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A TV strike looms

Picketsign_2 It sure sounds like Hollywood screenwriters will go on strike Monday. Thursday night's closed-door meeting of the Writer's Guild was reportedly full of strike rhetoric, with writers booing and hissing when their officers mentioned concessions they'd offered to the studios to get negotiations on a new contract moving. "Take it all back!" one writer yelled. The writers are demanding a bigger cut of the revenue from DVDs, downloads and other digital byproducts of movies and TV shows.

The last strike, in 1988, lasted 22 weeks. (Remember how the networks plugged holes in their schedules with stuff like a remake of the Mission Impossible series, using old scripts?) Most observers think this one will be longer and more bitter: The writers think they settled for too little in 1988, and the studios are now mostly owned by conglomerates with plenty of cash reserves to keep them above water during a strike.

If there's a strike, the late-night shows of Jay Leno, David Letterman and other hosts will disappear almost immediately -- they're written on a day-by-day basis. (Same goes for Saturday Night Live.) Dramas and comedies will probably continue normally until sometime around February -- the producers already have several episodes in the can, and several more completed scripts that they can continue shooting.

Like cockroaches scuttling around in the ruins of a nuclear war, reality and game shows will not only survive but thrive. They're edited together rather than written, so the strike won't affect their production. That's why Fox will be in the best shape of any network during a strike: Can you say American Idol? Not to mention Cops and Are You Smarter Than A Fifth-Grader? Even a ratings dog like The Next Great American Band is likely to seem appealing in a landscape full of reruns. Hey, I wonder if this blog could be made into a reality show? Are You Smarter Than A TV Critic? has a nice ring to it.


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Send Pencils to Support the Writers! A Buck a Box!


What is Pencils2MediaMoguls?
UnitedHollywood.com is asking people to use our site to buy pencils to send to the six media moguls who run the six corporate conglomerates.

Why pencils?
A lot of different fan sites were suggesting that people send pencils to networks and studios. United Hollywood and Strike Points met with some of the television showrunners, and together we decided to follow the fans’ lead.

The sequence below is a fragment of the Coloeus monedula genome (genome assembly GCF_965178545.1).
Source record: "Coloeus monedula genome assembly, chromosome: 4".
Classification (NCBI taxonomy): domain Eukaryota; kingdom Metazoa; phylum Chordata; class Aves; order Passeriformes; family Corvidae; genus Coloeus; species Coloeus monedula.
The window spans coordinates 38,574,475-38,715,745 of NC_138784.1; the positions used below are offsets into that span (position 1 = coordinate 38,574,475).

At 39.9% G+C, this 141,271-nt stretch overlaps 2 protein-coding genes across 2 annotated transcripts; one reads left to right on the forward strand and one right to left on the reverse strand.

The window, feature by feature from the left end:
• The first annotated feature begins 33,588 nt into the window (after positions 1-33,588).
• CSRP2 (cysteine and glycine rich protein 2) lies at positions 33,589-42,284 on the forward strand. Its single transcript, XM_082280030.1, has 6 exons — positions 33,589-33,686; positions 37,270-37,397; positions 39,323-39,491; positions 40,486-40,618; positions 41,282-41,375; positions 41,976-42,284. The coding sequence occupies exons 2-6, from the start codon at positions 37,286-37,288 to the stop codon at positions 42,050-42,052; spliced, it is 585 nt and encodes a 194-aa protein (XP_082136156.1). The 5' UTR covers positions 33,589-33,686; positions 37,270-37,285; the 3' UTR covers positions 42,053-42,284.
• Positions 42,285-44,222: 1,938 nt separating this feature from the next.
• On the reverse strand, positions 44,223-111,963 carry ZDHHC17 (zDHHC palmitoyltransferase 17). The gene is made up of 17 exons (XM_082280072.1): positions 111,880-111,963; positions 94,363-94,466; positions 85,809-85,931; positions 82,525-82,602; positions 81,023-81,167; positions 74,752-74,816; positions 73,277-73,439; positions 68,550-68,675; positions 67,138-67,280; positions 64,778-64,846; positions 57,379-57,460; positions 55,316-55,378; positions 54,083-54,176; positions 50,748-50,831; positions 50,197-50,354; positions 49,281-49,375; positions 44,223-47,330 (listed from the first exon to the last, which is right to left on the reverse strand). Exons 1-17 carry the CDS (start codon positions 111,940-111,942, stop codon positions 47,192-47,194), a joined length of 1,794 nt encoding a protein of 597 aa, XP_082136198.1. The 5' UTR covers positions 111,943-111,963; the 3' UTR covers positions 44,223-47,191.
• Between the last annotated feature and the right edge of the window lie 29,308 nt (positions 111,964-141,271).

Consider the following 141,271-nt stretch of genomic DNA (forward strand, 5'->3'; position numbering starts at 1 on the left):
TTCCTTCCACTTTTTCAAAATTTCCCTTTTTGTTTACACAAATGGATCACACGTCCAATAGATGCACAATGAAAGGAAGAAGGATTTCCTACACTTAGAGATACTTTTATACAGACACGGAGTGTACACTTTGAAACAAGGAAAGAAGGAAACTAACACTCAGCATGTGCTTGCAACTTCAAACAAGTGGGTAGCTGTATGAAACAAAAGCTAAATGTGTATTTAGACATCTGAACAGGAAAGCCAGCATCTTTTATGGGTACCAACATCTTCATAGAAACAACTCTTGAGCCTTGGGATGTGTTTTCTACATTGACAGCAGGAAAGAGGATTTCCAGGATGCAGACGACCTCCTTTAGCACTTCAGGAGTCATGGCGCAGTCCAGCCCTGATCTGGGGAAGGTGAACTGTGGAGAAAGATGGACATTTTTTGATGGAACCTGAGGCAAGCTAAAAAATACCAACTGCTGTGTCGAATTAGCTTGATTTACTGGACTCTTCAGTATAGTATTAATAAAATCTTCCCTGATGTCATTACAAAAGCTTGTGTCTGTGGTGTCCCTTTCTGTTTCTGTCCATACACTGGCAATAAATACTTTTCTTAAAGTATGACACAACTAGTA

Pencils have become the symbol of our cause: We are putting them down until we get a fair deal.

Symbolism, whatever. Let’s face it -- isn’t this kind of a waste of pencils?
We were worried about that too, so we found a vendor who makes environmentally sensitive product: California Republic Stationers. Their pencils are made from sustainably harvested wood, which means they don’t deforest.

We’ll also send the media moguls suggestions about where they can donate the pencils to non-profits that teach kids how to write. After all, the CEO’s aren’t writers. It’s not like they can use them.

What happens to the money from the pencils?
Anything we have left over from our costs will go into the Union Solidarity Fund, which was created to help non-WGA members affected by the strike.

So who are these “media moguls”?
They are the six men who run the multi-media conglomerates, the companies that control almost everything you see on tv or in the movies. These individual CEOs have the power and influence to make a fair deal and end the strike, if they choose.

Leslie Moonves, President, CEO
CBS Corporation
51 West 52nd Street
New York, NY 10019

Jeffrey Immelt, CEO
General Electric (NBC/Universal)
100 Universal City Plaza
Universal City, CA 91608

Rupert Murdoch, Chairman, CEO
News Corporation (Fox)
1211 Avenue of the Americas
8th floor
New York, NY 10036

Jeffrey L. Bewkes, President, COO
Time Warner Inc. (Warner Brothers)
1 Time Warner Center
New York, NY 10019

Robert Iger, President, CEO
Walt Disney Company
500 South Buena Vista Street
Burbank, CA 91521

Sumner Redstone, Chairman
1515 Broadway
New York, NY 10036

Why can’t I just buy some pencils and mail them myself?
We’re taking a leaf from the Jericho campaign – where fans contracted with one vendor who could pool all their purchases together. That way, instead of individual bags of nuts, fans sent truckloads of nuts to CBS.

We’ve contracted with a single vendor to buy all the pencils for the same reason. We can deliver all of them in bulk, a truckload at a time, so the impact will be (we hope) greater.

You can mail pencils yourself if you want to, but joining together seems to have a better chance of getting noticed. It’s worked in the past.

But, um, if you do decide to mail pencils yourself, make sure they’re not sharpened. And please be polite. (We know how hard that is. Trust us.)

How come it’s a buck a box?
That price covers purchase and delivery of 12 pencils. (They’ll probably be packed by pallets instead of in individual boxes.)

And did we mention the “sustainably forested” thing?

All right, responsible pencils, I get it. But in the end, what are you trying to accomplish here?

We want the media moguls to start negotiating in good faith. We want the strike to end with a fair deal for both sides.

If we get a fair deal, it helps the actors, the directors, and the below-the-line crew members. Their deals are directly tied to ours.

Send a message to the moguls: It’s time to make a fair deal. We’re all on the same page.

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